How vulnerable to tampering or malfunction will our electoral system be Nov. 8 when millions show up to cast their ballots? It’s a topic of considerable interest.
“I’m afraid the election is going to be rigged, I have got to be honest,” Donald Trump told Ohio voters in August, according to CBS News.
He was not being honest. He was hedging the possibility that he will be the loser.
However, there are serious problems that need attention. For example, America’s voting machines are aging. Many are approaching the end of their intended lifespan. Voting machines are designed to last about 10 to 15 years, and a significant number in the U.S. are beginning to face the end of their cycles.
They aren’t exactly held up with bailing wire and twine, but there is cause for concern. A full 42 states have voting machines that are at least a decade old, and 14 states have ome polling places where there is no paper trail to backtrack and recheck the tallies. That’s according to the nonpartisan Brennan Center for Justice, which has been trying valiantly to draw attention to the status of the nation’s voting machines for more than a decade.
The issue is finally getting some attention thanks to recent headlines about the security breach of the Democratic National Committee’s email servers, suspected to be the work of Russian hackers. Hackers also attempted unsuccessfully to breach voter databases in Arizona and Illinois.
The danger of cyber-attacks — or any tinkering with the American voting system — is a lot like terrorism. The mere threat of it, the fear of it, does the most damage. All that is really necessary is to undermine the public’s belief that their vote will be accurately counted. No hacking, no disruption of the vote, actually has to occur.
In this, Donald Trump has played the perfect stooge. He is undermining the public’s faith by promoting the idea that our systems are less secure than they actually are. Trump isn’t talking about real threats. He’s claiming that his voters are being targeted, that his votes are being suppressed.
Lawrence D. Norden, deputy director of the Democracy Program at the Brennan Center, who testified on Sept. 28 before a House committee, stressed the need to separate fact from fiction.
“To address and combat potential threats to the integrity of our elections, we must honestly assess the risks and distinguish between what is probable, possible and conceivable but highly unlikely,” Norden said to the Subcommittee on Information Technology.
Here is what deserves underlining.
The American voting process is incredibly decentralized. There are more than 10,000 voting jurisdictions in the nation. And few votes are cast over the Internet or through machines connected to the Internet (mostly by military and overseas voters). That means there isn’t one place for hackers to remotely target.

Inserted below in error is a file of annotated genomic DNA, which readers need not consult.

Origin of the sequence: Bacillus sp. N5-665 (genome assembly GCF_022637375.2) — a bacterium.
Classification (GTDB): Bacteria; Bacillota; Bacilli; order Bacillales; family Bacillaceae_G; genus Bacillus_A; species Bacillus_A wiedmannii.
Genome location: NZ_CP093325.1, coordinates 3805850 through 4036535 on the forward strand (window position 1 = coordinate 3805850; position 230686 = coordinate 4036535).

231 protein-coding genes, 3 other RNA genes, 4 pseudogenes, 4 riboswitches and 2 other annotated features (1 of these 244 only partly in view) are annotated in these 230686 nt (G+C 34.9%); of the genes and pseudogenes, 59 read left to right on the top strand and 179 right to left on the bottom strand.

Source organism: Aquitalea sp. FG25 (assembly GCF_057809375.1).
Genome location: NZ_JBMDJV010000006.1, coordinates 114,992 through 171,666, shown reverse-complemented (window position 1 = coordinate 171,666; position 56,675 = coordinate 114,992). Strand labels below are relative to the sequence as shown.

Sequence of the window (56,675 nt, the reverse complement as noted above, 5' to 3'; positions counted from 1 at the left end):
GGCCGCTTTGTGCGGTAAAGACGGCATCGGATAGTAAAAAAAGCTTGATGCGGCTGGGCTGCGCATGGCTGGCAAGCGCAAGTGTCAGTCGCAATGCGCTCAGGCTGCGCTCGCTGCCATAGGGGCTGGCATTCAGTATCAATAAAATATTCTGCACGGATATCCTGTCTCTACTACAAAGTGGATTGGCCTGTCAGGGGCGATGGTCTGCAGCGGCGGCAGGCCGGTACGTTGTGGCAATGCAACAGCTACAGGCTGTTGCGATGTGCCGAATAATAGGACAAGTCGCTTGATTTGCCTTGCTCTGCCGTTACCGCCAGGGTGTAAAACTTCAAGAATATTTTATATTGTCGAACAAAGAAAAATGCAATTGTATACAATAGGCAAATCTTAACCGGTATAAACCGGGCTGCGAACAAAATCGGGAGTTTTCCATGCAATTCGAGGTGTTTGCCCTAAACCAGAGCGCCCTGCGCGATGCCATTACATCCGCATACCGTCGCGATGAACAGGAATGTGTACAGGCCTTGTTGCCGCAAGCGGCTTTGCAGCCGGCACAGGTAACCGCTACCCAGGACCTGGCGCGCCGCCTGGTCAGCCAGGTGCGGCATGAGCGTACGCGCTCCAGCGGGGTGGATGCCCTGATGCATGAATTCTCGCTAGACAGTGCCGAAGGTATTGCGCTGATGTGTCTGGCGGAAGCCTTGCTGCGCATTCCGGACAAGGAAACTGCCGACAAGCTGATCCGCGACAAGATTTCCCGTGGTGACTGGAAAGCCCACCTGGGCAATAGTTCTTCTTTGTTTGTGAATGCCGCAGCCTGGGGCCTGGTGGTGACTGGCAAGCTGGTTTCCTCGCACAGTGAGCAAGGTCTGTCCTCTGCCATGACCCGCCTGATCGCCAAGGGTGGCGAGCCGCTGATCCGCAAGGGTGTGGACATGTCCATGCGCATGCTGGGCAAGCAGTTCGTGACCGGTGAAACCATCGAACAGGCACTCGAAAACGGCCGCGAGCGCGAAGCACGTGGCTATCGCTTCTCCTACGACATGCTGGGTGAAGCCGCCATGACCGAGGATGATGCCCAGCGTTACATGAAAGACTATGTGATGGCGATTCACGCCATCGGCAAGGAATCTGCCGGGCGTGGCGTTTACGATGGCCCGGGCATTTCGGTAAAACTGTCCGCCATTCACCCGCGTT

The Brennan Center estimates that at least 80 percent of registered voters in November will vote on a paper ballot, or through an electronic machine that produces a paper trail.
That said, continued vigilance is of the utmost importance. Cyber security experts, the FBI, and the Department of Homeland Security are hyper-focused on detecting any problems, whether caused by foreign groups or domestic attempts at identity theft. Meanwhile, the Brennan Center has encouraged election officials across the country to keep backups, including paper copies of registration lists, to conduct automated scans that check for fraudulent activity, to audit after the election. And the need to replace older equipment, for which it’s sometimes difficult to get replacement parts, is finally receiving attention.
But there is good news to report on another threat to the right to vote, one perpetrated in recent years by state legislatures under the guise of preventing voter fraud. Restrictive voter identification laws have been challenged in the courts and are being beaten back for unconstitutional overreach.
It’s important to understand that voting is a right — not a privilege — for U.S. citizens, whether the voter is native born or naturalized. Laws surrounding the vote must not impede that right. And, increasingly, the courts are ruling that many new provisions limit the access of eligible voters, even though legislatures profess their purpose is to fix a problem that doesn’t exist in the first place.
To protect our democracy we must protect the sanctity of the vote. In this election more than any in recent memory, being an informed voter has taken on new meaning and new significance.
(Mary Sanchez is an opinion-page columnist for The Kansas City Star. Readers may write to her at: Kansas City Star, 1729 Grand Blvd., Kansas City, Mo. 64108-1413, or via e-mail firstname.lastname@example.org.)
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